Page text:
You can also act right now. Learn about what abandoned fishing gear does to our oceans and talk to others about it. Through raising awareness, you can help remind people that while the surface of the ocean is beautiful, it is what is below the surface that desperately needs our help.

Photo by Sean Farkas

Additional Resources

Ghost Diving International:
Healthy Seas:
Alert Diver:Ghost Fishing by Michael Menduno. The story of Heather Hamza and her team (2014).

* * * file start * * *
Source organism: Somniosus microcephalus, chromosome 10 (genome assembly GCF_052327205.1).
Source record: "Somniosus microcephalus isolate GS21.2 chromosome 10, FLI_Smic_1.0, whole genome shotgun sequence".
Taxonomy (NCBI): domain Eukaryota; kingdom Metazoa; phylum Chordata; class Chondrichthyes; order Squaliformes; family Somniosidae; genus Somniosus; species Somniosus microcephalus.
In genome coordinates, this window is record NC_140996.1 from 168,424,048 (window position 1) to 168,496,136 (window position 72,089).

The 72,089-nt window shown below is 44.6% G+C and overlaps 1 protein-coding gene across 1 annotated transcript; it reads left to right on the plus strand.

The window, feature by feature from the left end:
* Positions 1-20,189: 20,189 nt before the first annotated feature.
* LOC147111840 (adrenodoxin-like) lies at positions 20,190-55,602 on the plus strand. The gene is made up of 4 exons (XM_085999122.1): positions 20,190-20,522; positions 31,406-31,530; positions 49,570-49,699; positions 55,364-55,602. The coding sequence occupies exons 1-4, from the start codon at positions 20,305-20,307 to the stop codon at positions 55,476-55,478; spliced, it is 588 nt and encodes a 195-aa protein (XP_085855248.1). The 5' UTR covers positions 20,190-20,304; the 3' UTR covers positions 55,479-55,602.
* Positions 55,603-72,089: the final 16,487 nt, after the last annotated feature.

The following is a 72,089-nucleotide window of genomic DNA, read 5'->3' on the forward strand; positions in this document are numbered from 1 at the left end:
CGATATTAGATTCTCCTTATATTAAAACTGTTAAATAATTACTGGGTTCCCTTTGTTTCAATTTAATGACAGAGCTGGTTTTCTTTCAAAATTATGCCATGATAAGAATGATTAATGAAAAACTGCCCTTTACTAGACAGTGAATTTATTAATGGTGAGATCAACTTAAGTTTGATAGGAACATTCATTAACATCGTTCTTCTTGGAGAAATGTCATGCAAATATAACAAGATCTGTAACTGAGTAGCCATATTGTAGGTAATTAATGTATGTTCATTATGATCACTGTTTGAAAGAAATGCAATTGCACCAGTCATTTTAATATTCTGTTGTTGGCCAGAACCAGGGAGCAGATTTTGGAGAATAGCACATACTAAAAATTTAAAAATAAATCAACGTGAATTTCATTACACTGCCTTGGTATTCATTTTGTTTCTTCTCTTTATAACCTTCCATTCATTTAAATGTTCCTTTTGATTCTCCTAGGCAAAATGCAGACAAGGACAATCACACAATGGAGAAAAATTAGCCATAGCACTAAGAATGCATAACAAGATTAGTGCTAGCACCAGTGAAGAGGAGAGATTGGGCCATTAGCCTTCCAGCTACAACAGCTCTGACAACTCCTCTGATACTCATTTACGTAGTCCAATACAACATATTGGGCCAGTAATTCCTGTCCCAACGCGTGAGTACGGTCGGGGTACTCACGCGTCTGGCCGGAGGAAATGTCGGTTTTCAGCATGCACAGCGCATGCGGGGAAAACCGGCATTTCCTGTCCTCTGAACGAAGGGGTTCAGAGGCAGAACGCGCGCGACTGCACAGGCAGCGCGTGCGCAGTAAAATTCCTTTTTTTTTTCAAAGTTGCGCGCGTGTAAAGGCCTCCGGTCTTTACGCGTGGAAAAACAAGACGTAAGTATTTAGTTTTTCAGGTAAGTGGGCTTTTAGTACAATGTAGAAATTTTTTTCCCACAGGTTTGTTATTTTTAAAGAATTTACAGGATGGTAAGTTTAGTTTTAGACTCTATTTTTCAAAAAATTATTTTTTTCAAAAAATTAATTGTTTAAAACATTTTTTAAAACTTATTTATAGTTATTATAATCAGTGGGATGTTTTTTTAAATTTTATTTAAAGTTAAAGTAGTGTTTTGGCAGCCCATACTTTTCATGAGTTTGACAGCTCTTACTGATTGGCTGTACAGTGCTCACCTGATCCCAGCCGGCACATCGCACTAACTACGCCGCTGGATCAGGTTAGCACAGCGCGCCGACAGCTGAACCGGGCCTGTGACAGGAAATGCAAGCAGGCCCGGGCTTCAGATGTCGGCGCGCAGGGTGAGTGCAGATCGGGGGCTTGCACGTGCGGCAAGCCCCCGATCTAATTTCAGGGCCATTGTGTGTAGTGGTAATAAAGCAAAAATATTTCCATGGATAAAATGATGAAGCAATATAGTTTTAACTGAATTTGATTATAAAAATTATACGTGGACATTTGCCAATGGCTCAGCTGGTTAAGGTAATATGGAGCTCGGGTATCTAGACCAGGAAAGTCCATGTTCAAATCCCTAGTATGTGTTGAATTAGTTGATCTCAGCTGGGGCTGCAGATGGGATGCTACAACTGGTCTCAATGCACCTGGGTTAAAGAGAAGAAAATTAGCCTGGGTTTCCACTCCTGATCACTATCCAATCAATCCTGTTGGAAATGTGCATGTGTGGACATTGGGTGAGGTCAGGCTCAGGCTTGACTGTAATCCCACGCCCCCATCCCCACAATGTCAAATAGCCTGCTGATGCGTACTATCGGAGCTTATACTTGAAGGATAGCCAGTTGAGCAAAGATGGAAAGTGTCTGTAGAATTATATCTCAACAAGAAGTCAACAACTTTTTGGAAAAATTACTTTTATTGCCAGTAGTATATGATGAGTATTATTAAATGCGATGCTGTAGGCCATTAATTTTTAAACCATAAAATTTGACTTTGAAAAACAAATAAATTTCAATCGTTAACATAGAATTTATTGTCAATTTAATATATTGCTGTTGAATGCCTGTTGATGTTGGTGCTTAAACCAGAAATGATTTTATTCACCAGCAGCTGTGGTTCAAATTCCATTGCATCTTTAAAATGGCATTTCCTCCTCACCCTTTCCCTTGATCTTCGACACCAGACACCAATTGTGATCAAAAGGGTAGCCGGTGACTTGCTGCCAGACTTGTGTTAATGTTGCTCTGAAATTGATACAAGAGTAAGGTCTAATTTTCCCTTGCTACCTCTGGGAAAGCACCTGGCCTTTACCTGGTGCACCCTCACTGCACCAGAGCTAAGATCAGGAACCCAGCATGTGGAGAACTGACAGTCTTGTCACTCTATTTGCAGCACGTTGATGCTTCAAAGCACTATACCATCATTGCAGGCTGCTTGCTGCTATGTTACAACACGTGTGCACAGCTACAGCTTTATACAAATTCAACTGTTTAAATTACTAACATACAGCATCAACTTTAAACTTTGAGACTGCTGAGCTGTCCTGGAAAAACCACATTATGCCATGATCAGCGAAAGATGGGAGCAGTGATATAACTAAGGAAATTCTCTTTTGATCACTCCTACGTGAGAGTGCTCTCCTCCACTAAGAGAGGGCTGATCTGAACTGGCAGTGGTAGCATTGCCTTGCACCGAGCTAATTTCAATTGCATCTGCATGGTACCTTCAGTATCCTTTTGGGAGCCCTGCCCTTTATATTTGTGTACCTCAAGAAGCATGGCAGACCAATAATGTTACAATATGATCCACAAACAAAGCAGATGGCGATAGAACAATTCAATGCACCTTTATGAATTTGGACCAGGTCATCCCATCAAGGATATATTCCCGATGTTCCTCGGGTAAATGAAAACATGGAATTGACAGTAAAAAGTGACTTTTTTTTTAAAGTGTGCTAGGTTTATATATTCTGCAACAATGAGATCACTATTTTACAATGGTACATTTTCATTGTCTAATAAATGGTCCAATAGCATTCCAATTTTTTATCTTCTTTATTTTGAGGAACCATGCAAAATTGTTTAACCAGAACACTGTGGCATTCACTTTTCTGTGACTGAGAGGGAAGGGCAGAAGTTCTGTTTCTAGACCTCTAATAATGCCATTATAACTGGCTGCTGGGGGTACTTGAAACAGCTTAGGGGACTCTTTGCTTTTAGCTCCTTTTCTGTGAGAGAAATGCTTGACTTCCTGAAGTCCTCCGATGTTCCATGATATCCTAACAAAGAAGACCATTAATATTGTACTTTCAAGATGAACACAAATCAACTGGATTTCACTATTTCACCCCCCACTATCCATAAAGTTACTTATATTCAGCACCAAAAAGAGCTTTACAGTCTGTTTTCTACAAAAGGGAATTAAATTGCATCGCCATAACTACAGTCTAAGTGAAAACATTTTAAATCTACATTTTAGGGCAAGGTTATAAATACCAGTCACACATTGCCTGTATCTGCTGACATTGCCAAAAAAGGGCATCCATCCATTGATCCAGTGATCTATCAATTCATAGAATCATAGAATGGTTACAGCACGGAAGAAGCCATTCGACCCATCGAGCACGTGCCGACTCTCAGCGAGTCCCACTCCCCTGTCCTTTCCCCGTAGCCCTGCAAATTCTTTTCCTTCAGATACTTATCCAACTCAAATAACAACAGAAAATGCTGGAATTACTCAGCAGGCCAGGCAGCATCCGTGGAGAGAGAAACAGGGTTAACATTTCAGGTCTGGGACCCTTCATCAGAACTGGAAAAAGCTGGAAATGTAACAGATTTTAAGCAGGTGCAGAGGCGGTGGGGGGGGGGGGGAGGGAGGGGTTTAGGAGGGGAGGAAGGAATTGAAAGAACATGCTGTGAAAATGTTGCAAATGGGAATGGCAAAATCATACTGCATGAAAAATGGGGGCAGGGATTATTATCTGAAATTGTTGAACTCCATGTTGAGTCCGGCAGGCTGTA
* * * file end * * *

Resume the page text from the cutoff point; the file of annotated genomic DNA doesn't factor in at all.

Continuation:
Katie McWilliams is an avid diver, spending every spare moment she can in the water. Currently completing her divemaster and training for her technical pass, she wants to not only further her education and ability to explore the ocean but help with the training of divers. Specifically, Katie wants to focus on spreading awareness of how we can help the health and conservation of the oceans and marine life. Outside of diving, Katie works in moderate/severe special education. She enjoys reading, exercise, off-roading, camping and spending time with her husband, family and friends.